If you have considered selling your investment in a location that investors fleeing rent-control areas might find attractive, now may be the time. The largest exodus is most likely to occur before the election in November. Perhaps you are considering a 1031 exchange, retirement, or a host of other reasons. Now is a great time to sell.

Related: How to Raise the Rent on Your Tenants as Painlessly as Possible

Another attractive option is selling your current property in an area further into its growth cycle and leverage that property into areas of newer growth. In many newer-growth areas, the ratio of rents earned to initial capital investment dollars may be significantly higher than your current property. This allows you to multiply your investment by distributing that capital into multiple properties in these areas of reduced initial investment entry. The result is a more diversified investment portfolio across multiple markets and property types. This strategy can seriously improve your cash flow and IRR.

What do you think? Is rent control a blessing or a curse?

Share your opinions below!





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Americans are beginning to shift their investments to other areas as real estate fell not one but two spots from being the top investment choice back in 2016. Americans across all ages said that real estate is their third pick for the investment of money they won’t need for more than 10 years.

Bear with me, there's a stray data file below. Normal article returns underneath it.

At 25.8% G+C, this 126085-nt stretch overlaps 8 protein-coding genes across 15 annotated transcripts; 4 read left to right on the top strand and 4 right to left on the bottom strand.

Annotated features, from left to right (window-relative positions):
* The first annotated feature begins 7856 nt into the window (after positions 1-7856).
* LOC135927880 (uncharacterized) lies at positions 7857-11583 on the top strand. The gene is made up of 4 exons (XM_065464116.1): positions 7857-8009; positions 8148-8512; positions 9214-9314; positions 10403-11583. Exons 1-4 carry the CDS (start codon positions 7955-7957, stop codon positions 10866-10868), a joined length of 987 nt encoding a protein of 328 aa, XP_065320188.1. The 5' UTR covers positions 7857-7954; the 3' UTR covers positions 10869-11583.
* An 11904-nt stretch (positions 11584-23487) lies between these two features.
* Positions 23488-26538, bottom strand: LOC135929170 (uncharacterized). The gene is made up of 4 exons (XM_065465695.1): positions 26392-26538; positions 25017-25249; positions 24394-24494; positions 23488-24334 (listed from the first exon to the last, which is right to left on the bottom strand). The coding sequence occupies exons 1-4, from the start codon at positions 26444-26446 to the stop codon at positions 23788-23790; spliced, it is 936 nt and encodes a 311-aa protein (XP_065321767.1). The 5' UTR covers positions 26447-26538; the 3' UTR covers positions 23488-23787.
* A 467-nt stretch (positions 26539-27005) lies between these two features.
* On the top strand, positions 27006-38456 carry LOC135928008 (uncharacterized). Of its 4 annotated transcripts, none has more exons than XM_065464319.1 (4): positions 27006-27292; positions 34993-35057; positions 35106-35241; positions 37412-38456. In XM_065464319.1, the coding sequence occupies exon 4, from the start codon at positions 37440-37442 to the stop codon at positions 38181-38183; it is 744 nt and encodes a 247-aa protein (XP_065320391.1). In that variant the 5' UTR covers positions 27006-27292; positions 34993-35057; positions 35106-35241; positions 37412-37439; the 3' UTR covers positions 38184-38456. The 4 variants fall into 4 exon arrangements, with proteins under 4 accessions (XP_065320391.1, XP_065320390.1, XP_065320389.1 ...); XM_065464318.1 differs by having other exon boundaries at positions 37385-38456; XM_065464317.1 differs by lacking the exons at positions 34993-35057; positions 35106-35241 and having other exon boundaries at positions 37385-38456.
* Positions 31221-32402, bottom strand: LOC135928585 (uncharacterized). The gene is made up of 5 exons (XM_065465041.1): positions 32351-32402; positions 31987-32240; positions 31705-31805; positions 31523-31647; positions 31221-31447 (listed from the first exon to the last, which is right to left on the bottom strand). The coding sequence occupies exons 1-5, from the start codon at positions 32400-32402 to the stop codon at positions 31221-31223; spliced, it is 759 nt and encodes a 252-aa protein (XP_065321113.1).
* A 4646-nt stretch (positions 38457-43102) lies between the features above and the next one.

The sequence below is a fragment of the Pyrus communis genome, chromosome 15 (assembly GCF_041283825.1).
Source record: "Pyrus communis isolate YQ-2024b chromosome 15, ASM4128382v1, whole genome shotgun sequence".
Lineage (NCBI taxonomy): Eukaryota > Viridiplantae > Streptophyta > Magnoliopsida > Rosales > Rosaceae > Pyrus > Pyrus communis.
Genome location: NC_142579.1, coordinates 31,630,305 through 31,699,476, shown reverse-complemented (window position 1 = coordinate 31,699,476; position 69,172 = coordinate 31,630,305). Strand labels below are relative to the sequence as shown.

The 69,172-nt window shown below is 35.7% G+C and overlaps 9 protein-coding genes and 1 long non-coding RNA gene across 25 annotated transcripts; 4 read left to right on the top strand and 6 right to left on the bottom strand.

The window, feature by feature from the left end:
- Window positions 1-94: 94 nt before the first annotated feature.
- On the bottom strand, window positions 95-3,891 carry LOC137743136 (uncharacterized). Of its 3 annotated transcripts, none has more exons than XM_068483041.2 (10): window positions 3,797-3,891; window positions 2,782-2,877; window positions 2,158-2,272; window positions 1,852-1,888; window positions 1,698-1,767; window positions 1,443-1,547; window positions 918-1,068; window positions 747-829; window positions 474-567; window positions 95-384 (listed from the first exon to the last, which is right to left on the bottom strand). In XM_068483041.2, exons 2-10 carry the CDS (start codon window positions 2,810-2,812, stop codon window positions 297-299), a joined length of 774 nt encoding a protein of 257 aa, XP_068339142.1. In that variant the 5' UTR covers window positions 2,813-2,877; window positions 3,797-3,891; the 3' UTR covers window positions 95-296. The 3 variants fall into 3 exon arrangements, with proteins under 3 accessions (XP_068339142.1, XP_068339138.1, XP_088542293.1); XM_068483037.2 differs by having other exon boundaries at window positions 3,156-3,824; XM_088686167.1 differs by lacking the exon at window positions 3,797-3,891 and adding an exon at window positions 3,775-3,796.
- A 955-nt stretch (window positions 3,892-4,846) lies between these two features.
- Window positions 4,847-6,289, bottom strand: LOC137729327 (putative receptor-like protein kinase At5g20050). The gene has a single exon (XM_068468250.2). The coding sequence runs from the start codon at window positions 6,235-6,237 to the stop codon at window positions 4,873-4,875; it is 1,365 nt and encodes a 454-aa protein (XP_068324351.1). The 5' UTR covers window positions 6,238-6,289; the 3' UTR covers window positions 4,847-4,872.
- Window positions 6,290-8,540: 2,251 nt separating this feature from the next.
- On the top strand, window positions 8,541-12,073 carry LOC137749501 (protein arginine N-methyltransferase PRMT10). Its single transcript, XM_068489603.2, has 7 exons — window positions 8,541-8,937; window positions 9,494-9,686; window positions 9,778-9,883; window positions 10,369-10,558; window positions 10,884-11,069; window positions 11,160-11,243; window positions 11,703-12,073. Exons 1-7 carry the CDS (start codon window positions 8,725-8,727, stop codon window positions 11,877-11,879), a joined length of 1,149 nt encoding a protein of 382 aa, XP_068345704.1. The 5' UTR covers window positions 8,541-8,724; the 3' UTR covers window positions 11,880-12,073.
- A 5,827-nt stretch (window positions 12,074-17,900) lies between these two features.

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It seems “you need to read Dave Ramsey” is a cornerstone of financial advice given lately. Because I have not read a basic financial book in a while, I thought I should see what all the hoopla is about. I picked up The Money Answer Book and delved into it, hoping to be enlightened by some Ramsey logic.

First, Dave Ramsey does not seem to be saying anything Suze Orman hasn’t been preaching for 15 years. In fact, this is the same basic information that most conservative financial advisers regurgitate. It isn’t my belief that advice has to be “new” and “edgy” to be worth entertaining. However, I prefer my gurus to be unique in their guidance. It seems odd for someone to be so boisterous about their opinions when it is the same thing a handful of other people are spouting. That being said, I think The Richest Man in Babylon is one of the best financial books ever written. Basics are basics, so I tried to keep an open mind.



Related: The Dave Ramsey Dilemma: Should Real Estate Investors Really Avoid Using Debt?

What is Dave Ramsey’s Advice Good for?